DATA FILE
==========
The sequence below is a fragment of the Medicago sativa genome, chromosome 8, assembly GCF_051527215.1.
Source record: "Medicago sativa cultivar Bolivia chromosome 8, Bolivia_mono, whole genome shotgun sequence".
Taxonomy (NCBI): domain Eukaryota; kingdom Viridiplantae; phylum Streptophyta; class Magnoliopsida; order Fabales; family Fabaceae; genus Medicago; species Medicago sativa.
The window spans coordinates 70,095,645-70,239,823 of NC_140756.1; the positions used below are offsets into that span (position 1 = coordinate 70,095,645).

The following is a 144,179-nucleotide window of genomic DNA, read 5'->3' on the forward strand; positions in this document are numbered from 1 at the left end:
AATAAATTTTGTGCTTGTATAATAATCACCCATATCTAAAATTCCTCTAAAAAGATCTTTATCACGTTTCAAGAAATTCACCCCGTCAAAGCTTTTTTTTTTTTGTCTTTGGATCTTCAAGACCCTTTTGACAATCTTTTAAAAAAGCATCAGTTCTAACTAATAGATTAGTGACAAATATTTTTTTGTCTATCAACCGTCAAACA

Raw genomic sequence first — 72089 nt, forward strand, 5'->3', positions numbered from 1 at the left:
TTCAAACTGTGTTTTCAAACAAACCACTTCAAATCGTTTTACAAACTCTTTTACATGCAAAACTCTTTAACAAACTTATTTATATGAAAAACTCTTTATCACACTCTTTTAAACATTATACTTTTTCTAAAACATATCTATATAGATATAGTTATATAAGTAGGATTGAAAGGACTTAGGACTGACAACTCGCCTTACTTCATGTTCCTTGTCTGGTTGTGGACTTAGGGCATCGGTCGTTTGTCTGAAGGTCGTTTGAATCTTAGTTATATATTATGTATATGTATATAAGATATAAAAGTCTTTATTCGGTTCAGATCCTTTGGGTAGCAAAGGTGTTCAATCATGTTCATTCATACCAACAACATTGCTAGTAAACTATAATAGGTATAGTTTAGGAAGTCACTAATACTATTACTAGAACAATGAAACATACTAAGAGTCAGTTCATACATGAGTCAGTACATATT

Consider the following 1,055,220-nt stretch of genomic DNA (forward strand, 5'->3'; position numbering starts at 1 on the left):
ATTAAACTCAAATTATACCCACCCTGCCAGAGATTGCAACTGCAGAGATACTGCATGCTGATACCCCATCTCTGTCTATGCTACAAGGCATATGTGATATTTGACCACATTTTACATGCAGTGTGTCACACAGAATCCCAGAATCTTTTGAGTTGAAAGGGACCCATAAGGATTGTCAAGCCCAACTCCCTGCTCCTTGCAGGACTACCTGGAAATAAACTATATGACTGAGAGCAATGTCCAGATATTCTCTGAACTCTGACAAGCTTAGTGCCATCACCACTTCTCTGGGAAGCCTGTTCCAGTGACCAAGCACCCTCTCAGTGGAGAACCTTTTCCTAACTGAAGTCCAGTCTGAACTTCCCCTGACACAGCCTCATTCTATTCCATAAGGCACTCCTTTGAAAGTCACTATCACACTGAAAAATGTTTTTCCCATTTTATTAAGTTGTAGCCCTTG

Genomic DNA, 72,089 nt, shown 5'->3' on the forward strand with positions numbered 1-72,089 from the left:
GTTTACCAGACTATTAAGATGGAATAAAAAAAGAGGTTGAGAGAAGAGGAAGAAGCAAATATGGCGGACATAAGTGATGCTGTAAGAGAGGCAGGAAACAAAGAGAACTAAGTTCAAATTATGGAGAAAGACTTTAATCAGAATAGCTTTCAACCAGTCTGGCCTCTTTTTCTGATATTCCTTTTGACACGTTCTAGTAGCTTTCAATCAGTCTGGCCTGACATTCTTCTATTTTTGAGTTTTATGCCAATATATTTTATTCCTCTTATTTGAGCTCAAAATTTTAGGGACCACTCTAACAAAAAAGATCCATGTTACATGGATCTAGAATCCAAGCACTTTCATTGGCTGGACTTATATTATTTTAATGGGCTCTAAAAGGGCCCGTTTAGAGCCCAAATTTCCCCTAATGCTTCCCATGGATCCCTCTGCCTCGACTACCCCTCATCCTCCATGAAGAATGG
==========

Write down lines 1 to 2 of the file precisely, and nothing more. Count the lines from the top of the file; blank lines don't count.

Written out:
The sequence below is a fragment of the Medicago sativa genome, chromosome 8, assembly GCF_051527215.1.
Source record: "Medicago sativa cultivar Bolivia chromosome 8, Bolivia_mono, whole genome shotgun sequence".